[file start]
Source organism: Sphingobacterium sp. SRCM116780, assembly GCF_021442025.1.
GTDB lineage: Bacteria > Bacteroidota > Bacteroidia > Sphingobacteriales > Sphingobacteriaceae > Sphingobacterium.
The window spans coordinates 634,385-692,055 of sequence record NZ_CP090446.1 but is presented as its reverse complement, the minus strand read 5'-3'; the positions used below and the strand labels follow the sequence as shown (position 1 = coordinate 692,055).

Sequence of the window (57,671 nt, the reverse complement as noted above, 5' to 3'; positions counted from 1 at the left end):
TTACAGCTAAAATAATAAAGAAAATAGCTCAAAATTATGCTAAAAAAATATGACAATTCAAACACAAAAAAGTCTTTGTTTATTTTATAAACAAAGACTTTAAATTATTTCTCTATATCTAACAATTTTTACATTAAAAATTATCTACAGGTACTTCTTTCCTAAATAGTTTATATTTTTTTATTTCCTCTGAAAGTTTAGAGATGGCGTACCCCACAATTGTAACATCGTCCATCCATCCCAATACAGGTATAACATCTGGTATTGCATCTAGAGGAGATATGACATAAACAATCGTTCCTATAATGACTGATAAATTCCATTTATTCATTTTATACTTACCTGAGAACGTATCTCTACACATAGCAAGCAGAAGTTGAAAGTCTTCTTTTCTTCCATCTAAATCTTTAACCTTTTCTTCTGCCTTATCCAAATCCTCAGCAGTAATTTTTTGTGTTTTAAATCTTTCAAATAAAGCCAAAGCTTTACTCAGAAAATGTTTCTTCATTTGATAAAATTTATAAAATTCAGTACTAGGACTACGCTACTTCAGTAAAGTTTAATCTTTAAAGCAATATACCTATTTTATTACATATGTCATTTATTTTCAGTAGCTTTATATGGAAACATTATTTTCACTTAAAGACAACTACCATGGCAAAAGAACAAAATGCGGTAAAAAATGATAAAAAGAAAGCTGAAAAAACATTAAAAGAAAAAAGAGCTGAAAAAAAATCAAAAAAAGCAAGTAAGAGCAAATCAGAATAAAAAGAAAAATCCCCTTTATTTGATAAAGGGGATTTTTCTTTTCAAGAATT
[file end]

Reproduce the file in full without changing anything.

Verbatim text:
Source organism: Sphingobacterium sp. SRCM116780, assembly GCF_021442025.1.
GTDB lineage: Bacteria > Bacteroidota > Bacteroidia > Sphingobacteriales > Sphingobacteriaceae > Sphingobacterium.
The window spans coordinates 634,385-692,055 of sequence record NZ_CP090446.1 but is presented as its reverse complement, the minus strand read 5'-3'; the positions used below and the strand labels follow the sequence as shown (position 1 = coordinate 692,055).

Sequence of the window (57,671 nt, the reverse complement as noted above, 5' to 3'; positions counted from 1 at the left end):
TTACAGCTAAAATAATAAAGAAAATAGCTCAAAATTATGCTAAAAAAATATGACAATTCAAACACAAAAAAGTCTTTGTTTATTTTATAAACAAAGACTTTAAATTATTTCTCTATATCTAACAATTTTTACATTAAAAATTATCTACAGGTACTTCTTTCCTAAATAGTTTATATTTTTTTATTTCCTCTGAAAGTTTAGAGATGGCGTACCCCACAATTGTAACATCGTCCATCCATCCCAATACAGGTATAACATCTGGTATTGCATCTAGAGGAGATATGACATAAACAATCGTTCCTATAATGACTGATAAATTCCATTTATTCATTTTATACTTACCTGAGAACGTATCTCTACACATAGCAAGCAGAAGTTGAAAGTCTTCTTTTCTTCCATCTAAATCTTTAACCTTTTCTTCTGCCTTATCCAAATCCTCAGCAGTAATTTTTTGTGTTTTAAATCTTTCAAATAAAGCCAAAGCTTTACTCAGAAAATGTTTCTTCATTTGATAAAATTTATAAAATTCAGTACTAGGACTACGCTACTTCAGTAAAGTTTAATCTTTAAAGCAATATACCTATTTTATTACATATGTCATTTATTTTCAGTAGCTTTATATGGAAACATTATTTTCACTTAAAGACAACTACCATGGCAAAAGAACAAAATGCGGTAAAAAATGATAAAAAGAAAGCTGAAAAAACATTAAAAGAAAAAAGAGCTGAAAAAAAATCAAAAAAAGCAAGTAAGAGCAAATCAGAATAAAAAGAAAAATCCCCTTTATTTGATAAAGGGGATTTTTCTTTTCAAGAATT